by Mellissa Thomas
Imagine seeing a bevy of minority-written plays being offered all year round in Orlando, seeing historic and emotionally rich posters and flyers abound for more than two isolated occasions per year. Now, imagine the many business advantages that prospect presents: More plays being produced means more venue calendars get fuller sooner (and perhaps new venues opening), and more variety for residents and tourists alike wondering what in the world there is to do in Orlando besides Mickey Mouse or Universal and partying downtown (which both cost more than a pretty penny). Surrounding businesses would benefit as well: food, shopping, parking, and the like. More importantly, however, this prospect opens the door for local actors—minority actors, particularly—to gain more work and experience, and provide underserved youth another window through which to see the world and opportunities available to them.
Cultural Fusion Theater Productions (CFTP) is already working to make that happen with its inaugural play, “Having Our Say, The Delany Sisters’ First 100 Years,” showing at 8 p.m. April 9-11, 2015 at the John and Rita Lowndes Shakespeare Center-Mandell Theater.
Orlando’s “Broadway” is about to get a lot more colorful.
A Glaring Need and a Vibrant Dream
“Theater for African Americans and Hispanics wasn’t done on a consistent basis as it’s done everywhere else,” explained CFTP founder and “Having Our Say” Director Kenneth Brown in a recent interview with Florida National News. “…And we decided that needed to change.”
“Having Our Say” Stage Director Bob Poe added another observation. According to him, one of the first things Brown noticed was that Orlando’s community theaters only produced a play for Black History Month and for Hispanic Heritage Month. “[Orlando’s arts community] didn’t have…a consistent voice for the minority community,” Poe expounded. “So there weren’t opportunities for African American and Hispanic playwrights, and [therefore] African American and Hispanic actors.” Poe said Brown wanted to have a perpetual “voice for an underserved community.”
So in May 2014, Cultural Fusion Theater Productions was born.
Hitting the Ground Running
CFTP’s inaugural play simultaneously commemorates two of the country’s grandest occasions: Black History Month and Women’s History Month. “Having Our Say” chronicles the lives of sisters Sarah L. and A. Elizabeth Delany, “Sadie” and “Bessie” respectively, who lived to be 109 and 104 years old (also respectively). The play, adapted by Emily Mann from the sisters’ New York Times bestselling oral history as told to Amy Hill Hearth, follows their experiences across the century with wit and charm. “It’s a testament of the strength, courage, and tenacity of women,” Brown said of the play during its press party in March. “And not just African American women, I think this play represents women of all races.”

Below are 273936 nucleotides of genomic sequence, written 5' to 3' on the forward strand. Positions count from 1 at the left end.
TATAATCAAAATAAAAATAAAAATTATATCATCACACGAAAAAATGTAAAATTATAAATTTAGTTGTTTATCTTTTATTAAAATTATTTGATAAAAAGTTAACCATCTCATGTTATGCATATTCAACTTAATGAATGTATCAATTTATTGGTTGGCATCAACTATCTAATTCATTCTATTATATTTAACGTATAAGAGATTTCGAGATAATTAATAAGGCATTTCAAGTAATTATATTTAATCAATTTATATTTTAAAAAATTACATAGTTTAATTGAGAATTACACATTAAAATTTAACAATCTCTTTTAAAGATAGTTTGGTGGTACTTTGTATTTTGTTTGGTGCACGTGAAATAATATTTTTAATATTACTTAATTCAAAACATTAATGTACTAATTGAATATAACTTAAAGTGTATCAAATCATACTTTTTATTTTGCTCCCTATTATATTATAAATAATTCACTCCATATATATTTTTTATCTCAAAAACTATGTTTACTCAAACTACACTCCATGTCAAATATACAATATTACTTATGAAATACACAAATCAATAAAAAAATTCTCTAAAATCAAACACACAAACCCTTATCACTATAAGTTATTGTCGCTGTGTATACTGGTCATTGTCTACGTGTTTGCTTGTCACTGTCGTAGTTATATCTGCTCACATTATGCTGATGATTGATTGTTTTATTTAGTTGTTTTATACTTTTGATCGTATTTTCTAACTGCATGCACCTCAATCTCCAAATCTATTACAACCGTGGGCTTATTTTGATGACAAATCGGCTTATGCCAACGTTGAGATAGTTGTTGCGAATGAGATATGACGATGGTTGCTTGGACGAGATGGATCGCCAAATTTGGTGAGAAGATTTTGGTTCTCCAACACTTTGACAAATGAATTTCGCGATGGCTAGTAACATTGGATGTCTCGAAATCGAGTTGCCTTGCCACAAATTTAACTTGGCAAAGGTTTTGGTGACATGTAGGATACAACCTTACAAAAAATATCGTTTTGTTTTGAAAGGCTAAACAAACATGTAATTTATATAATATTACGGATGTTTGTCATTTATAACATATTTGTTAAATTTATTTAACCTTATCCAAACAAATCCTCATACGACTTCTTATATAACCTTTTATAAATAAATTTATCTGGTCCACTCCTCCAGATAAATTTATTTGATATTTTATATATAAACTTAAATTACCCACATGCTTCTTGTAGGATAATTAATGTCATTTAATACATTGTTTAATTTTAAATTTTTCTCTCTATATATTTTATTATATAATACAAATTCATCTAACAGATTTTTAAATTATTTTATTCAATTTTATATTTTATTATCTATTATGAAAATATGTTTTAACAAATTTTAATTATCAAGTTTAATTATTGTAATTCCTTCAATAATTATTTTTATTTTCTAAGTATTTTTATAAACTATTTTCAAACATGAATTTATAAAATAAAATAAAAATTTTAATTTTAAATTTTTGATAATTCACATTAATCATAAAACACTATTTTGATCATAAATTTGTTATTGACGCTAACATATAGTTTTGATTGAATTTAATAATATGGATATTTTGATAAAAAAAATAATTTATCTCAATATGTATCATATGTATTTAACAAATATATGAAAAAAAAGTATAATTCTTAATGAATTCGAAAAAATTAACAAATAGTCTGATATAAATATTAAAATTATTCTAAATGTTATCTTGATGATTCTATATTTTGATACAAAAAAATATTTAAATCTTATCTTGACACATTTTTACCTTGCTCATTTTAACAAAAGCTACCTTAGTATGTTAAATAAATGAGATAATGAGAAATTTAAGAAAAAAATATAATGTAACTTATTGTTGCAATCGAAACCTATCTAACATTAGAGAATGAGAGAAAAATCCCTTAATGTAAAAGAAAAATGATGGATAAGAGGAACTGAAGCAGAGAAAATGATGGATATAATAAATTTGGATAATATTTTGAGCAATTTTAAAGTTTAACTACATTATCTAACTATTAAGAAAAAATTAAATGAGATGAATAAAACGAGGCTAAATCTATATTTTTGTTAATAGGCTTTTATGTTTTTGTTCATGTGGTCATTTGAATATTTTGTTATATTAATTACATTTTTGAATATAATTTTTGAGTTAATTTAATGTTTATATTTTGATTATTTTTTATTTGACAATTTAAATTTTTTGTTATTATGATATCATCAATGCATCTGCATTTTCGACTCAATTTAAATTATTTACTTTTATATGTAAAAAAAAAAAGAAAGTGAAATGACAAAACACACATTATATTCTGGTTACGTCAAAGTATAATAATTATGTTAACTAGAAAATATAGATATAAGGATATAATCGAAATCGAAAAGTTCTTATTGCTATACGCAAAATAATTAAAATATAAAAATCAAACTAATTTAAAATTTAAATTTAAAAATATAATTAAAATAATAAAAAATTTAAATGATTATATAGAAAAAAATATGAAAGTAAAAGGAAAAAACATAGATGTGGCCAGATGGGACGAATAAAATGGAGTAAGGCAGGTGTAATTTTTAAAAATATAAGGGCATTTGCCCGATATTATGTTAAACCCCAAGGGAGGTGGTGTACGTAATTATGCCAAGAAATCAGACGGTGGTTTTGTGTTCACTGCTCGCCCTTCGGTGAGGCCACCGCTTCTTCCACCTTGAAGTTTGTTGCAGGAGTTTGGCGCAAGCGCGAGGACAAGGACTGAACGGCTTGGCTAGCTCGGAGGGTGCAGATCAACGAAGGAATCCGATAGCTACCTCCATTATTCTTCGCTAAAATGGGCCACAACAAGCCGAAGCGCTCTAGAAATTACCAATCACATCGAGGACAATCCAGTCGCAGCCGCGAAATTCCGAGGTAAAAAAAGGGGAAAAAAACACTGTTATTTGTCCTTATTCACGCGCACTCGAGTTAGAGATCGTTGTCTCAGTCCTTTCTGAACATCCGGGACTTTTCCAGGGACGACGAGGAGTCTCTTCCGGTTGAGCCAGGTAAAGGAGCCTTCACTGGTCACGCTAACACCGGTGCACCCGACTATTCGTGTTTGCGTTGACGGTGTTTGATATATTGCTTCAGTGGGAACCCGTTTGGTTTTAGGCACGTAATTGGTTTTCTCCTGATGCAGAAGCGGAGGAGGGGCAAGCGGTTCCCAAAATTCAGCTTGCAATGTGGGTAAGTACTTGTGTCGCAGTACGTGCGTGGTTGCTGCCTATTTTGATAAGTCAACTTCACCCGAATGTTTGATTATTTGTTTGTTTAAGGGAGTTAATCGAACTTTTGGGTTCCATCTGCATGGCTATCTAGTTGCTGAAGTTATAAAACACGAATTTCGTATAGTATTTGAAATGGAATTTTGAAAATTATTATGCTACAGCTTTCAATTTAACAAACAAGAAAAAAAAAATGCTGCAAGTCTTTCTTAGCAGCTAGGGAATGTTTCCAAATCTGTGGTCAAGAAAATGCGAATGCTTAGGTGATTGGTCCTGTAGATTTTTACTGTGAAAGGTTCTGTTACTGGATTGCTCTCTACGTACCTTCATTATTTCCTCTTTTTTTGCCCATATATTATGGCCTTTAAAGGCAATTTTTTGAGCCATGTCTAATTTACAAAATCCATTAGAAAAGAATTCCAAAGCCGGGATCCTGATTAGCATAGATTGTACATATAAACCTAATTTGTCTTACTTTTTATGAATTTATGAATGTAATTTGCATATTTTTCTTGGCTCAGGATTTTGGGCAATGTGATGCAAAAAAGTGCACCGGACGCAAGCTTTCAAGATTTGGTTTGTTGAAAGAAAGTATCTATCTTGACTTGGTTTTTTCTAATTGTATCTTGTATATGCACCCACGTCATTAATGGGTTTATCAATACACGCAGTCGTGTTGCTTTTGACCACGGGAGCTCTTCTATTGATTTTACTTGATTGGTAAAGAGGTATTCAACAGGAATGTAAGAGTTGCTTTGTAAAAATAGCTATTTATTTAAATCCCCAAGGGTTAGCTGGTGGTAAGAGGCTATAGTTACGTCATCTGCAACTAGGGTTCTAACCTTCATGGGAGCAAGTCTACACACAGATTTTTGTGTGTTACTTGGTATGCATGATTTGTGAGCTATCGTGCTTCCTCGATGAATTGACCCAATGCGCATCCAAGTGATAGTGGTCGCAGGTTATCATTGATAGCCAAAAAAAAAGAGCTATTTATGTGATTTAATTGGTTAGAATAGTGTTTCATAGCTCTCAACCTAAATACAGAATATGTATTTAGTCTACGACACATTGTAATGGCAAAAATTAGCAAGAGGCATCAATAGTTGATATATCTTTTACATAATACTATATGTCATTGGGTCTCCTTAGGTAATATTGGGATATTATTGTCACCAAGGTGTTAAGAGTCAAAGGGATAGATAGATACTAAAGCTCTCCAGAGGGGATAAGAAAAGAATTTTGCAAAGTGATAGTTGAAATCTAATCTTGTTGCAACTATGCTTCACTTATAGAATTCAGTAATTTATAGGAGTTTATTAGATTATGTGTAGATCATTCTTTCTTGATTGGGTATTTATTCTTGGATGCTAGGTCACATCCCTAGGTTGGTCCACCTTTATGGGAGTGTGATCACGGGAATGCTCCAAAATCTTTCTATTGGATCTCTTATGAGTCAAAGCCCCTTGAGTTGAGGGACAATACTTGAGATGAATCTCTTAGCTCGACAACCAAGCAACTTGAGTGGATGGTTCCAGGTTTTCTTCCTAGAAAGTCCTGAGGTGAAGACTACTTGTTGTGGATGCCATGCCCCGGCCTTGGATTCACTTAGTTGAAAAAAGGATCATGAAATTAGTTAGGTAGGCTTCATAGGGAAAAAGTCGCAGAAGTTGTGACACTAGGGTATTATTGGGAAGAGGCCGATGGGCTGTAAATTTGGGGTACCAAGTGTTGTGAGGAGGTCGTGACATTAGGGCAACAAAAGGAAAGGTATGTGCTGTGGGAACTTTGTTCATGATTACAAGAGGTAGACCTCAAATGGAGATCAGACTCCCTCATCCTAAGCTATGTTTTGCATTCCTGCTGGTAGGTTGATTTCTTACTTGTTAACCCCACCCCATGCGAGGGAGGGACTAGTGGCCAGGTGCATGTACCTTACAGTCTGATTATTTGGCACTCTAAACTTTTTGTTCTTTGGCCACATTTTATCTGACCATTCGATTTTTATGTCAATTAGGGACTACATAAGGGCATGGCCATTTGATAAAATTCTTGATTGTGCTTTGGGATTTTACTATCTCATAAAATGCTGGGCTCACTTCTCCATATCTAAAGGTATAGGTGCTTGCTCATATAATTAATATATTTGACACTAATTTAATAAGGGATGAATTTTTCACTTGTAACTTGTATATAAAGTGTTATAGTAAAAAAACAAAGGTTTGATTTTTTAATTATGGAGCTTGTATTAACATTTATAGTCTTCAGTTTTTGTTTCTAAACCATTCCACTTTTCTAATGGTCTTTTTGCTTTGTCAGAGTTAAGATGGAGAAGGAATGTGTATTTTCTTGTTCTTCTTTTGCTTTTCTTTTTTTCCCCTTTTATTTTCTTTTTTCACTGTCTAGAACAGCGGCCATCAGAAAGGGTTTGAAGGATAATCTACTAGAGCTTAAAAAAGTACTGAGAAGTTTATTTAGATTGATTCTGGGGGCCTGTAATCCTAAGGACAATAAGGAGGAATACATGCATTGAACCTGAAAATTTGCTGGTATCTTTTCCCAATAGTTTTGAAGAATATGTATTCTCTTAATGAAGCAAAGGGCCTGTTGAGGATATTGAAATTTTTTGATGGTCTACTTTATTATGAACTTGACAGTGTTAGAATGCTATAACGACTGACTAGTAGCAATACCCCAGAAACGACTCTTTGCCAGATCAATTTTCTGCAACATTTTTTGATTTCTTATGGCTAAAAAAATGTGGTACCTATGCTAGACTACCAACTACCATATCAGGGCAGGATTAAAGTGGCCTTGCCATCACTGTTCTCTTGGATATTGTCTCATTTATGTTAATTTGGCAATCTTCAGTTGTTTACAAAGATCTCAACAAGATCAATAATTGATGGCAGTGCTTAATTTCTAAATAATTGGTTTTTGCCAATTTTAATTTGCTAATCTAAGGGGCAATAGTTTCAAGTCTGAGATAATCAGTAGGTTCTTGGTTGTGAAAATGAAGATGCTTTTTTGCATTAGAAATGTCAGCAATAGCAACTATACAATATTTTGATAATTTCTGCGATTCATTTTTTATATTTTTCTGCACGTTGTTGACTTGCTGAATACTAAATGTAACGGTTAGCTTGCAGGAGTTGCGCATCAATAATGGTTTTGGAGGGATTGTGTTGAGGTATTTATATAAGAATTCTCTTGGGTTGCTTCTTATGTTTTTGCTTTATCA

Sadie Delany was the first African American permitted to teach domestic science (home economics) at the high school level in New York public schools, and Bessie Delany was the second African American female dentist licensed in New York State. Their family made history in several other ways as well, and audiences will learn of them in the play.
Casting began in February for what Brown said has been an eight-week production process. Principal actress Yolanda Cade, who portrays Sadie Delany, was surprised when she was accepted for the part, given that she was initially invited to do a table read. “Their story is so powerful and so compelling,” Cade said of the book. “And when I read the script, I was so compelled by how much Sadie is like me. How close she was to her mother, how calm she was, versus her sister, who was more of a fighter.”
Cultural Fusion’s Future
Brown had been looking for venues in which to present plays since he began last May, and noted that the John and Rita Lowndes Shakespeare Center-Mandell Theater had opened up to present “Having Our Say.” “But we’re still looking for a permanent home,” he added. When asked if he would present any plays at the Dr. Phillips Center for the Performing Arts (DPAC), he optimistically replied, “Yeah, hopefully.”
Brown and Poe are friends and supporters of District 5 Commissioner Regina Hill, and according to her, were the very first people to believe in her when she started running for office. Commissioner Hill supports the project wholeheartedly, and has the same aspirations as Brown. “I want our African Americans to be able to have their events at DPAC…I’m hoping Mr. Brown will be doing future plays [there],” she told Florida National News during the press party.
Hill also offered a glimpse into organization’s future. “[Brown] mentioned that as Cultural Fusion grows, he’ll start to bring in youth from the community to act.”
While “Having Our Say” is the inaugural play, it is not Cultural Fusion’s only play. Brown revealed he already has a couple others in the production pipeline. The thirty-year theater veteran has experience in acting, directing, and play writing. When asked which role was his personal favorite, he admitted that for the moment, his favorite is directing.
For more information about Cultural Fusion Theater Productions and “Having Our Say”, visit culturalfusion.org.